Aaron's brave battle with Lyme disease

It's been a long and difficult year for Adele Sharman's son Aaron who only recently started treatment for Lyme disease. Aaron is not well enough to attend school so he is home-schooled by his mum and likes to make origami when he has the energy.

It's been a long and difficult year for Adele Sharman's son Aaron who only recently started treatment for Lyme disease. Aaron is not well enough to attend school so he is home-schooled by his mum and likes to make origami when he has the energy.

Being sick is not much fun, especially when you're usually an active 11-year-old boy who has been sick for more than a year.

Aaron Sharman was bitten by a tick in April last year when playing with his brother in his Linden backyard. His mum Adele removed the tick and a GP checked out the bite, confirming the head had been removed.

But a month later Aaron mentioned his legs were always tired and his ankles were sore, but there were no signs of swelling. Progressively the tiredness and joint pain increased and Aaron was diagnosed with glandular fever with chronic fatigue.

He didn't improve with rest, and weeks passed and the joint pain travelled up his legs to his knees and hips. He found it difficult to walk more than 10 steps.

"He was a very unwell boy, it was heartbreaking to see our son so unwell without any clear reason why," Mrs Sharman said.

Eventually a Blaxland GP diagnosed him with Lyme disease a bacterial infection transferred from ticks and difficult to diagnose as it mimics other diseases.

In Australia, treating Lyme disease is expensive and it is not covered by Medicare as there is some controversy over its existence in Australia, despite the Lyme Disease Association of Australia noting thousands of diagnosed cases in the country.

A government committee is currently undertaking further research to investigate the existence of the disease in Australia.

As Australia doesn't have the facilities to test for Lyme disease, Aaron had blood samples taken and sent to the US, which confirmed he had the disease.

Aaron finally started the long, complex treatment for Lyme disease just six weeks ago, and takes 23 capsules a day. This mixture of antibiotics, anti-parasitic medication and supplements counter the Herx reaction, brought on by the tick's bacteria in the person's bloodstream dying off from the medication, and the person becoming toxic from the "garbage of the dead bacteria in the bloodstream", making the person feel worse before they feel better. As Aaron sees it, the tablets "are a bit of a drag, but they make me feel a lot better".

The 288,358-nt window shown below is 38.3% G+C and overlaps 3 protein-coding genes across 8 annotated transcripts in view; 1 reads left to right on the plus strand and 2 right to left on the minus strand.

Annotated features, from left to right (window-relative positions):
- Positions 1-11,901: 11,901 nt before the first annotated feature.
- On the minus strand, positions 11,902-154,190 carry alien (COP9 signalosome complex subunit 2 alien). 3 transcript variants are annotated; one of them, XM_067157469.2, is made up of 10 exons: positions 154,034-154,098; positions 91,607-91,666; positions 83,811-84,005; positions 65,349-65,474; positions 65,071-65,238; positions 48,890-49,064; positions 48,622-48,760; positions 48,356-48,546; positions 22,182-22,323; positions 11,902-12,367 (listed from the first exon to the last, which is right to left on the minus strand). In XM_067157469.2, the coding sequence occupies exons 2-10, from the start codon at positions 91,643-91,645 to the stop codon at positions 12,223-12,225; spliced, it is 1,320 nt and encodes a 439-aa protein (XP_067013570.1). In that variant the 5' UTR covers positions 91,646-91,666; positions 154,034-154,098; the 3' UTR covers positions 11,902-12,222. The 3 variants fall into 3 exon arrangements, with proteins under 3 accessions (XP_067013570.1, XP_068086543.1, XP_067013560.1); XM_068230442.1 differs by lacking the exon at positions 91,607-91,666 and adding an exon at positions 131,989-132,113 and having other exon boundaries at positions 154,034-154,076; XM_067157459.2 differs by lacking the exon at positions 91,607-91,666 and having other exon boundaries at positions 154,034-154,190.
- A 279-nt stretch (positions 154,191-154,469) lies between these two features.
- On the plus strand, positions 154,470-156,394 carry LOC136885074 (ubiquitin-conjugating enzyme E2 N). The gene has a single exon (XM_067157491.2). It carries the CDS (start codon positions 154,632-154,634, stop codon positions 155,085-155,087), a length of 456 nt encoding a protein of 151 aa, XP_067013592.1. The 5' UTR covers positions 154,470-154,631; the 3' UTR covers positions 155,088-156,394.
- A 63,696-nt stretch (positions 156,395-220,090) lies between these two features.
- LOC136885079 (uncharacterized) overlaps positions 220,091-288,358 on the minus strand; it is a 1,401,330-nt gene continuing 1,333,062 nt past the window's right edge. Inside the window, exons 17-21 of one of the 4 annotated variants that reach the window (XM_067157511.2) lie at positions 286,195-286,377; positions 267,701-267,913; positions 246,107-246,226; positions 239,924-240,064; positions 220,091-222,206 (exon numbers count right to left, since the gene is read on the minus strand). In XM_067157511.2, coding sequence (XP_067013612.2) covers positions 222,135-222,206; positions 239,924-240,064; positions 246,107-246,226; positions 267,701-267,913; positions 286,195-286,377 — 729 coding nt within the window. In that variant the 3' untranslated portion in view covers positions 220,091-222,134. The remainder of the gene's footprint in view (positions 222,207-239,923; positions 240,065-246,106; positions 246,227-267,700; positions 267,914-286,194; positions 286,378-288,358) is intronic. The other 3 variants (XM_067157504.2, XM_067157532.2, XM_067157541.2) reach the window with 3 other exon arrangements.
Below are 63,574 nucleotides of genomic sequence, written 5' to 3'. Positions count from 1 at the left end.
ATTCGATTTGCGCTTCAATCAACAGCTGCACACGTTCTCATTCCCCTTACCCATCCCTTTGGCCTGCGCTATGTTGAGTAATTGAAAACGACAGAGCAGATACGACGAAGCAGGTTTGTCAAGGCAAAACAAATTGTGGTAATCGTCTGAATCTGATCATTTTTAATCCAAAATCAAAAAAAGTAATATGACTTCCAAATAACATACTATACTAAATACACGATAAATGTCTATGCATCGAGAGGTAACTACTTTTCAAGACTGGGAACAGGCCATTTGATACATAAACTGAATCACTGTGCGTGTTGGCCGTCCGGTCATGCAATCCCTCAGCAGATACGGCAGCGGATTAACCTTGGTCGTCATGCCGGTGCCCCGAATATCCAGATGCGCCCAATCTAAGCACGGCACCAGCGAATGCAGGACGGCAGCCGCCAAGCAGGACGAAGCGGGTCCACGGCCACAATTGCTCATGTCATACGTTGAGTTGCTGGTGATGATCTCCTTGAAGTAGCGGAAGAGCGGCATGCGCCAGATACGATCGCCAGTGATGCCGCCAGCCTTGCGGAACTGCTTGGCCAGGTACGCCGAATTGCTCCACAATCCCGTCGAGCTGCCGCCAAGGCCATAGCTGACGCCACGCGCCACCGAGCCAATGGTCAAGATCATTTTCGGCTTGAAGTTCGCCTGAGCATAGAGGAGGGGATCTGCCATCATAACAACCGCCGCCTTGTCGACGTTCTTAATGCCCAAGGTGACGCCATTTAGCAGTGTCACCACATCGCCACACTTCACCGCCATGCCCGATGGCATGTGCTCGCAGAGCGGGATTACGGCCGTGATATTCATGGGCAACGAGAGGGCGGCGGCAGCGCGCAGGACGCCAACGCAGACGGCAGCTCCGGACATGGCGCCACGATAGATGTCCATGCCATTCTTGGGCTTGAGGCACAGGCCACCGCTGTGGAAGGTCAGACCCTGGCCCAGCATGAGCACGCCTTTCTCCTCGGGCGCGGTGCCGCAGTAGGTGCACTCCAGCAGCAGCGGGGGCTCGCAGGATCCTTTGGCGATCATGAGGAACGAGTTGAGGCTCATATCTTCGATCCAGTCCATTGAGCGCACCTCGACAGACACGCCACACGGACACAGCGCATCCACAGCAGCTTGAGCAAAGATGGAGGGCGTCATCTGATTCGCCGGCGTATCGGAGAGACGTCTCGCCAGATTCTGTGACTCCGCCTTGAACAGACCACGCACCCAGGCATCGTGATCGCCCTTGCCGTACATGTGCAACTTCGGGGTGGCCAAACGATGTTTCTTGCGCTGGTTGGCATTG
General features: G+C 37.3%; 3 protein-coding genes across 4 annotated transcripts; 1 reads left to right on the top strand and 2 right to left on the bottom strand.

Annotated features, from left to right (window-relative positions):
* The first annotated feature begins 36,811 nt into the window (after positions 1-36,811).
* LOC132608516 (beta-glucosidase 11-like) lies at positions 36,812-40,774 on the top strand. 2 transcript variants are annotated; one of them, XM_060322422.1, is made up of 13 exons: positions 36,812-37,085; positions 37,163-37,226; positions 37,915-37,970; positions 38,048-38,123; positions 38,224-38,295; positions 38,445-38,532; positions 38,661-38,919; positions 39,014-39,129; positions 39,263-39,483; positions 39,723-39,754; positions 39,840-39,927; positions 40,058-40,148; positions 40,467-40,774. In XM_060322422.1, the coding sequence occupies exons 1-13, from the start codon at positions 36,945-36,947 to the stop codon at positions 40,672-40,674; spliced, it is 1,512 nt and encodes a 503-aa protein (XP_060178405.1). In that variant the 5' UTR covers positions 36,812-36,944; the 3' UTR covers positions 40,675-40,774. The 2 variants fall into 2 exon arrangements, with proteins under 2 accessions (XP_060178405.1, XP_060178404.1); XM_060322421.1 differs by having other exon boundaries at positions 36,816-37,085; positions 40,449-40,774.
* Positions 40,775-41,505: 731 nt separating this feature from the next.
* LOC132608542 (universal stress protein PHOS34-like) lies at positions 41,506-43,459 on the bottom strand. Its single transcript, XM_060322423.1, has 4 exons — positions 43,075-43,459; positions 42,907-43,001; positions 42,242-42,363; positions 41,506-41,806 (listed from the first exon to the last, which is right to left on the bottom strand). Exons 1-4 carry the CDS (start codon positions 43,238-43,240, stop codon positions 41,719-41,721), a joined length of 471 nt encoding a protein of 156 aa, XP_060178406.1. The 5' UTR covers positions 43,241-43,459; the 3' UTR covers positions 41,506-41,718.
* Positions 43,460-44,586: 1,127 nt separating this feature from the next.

To date, the family has spent $5000 investigating, getting a diagnosis and finally treating the disease. Then there's a $600 bill each month for the concoction of pills Aaron must take.

"Aaron's amazing he just gets on with it, he accepts that he has to swallow capsules every few hours. He's taken up origami, making wonderful creations with paper, in between doing home school, when he has the energy," said his dad, David.

"Aaron has always been a positive kid," Mrs Sharman said. "Aaron looked at what he could do straight away and not what he couldn't do and didn't labour on that."

Aaron has been so sick that he couldn't attend school, so his mum gave up part-time work to school him at home.

His family is hopeful he will make a full recovery and in a couple of months gradually begin attending school again.

Mrs Sharman said the public must be aware of the damage ticks can do.

"The community need to be aware that ticks can sometimes make you very sick, whether you call it Lyme disease or not is irrelevant, and that testing for this should be here in Australia. The quicker you get a diagnosis the easier the treatment," she said.

The University of Sydney is also doing a study into tick-borne diseases. For more information contact Dr Ann Mitrovic on 9351 3217 or email ann.mitrovic@sydney.edu.au

For more information on Lyme disease visit lymedisease.org.au

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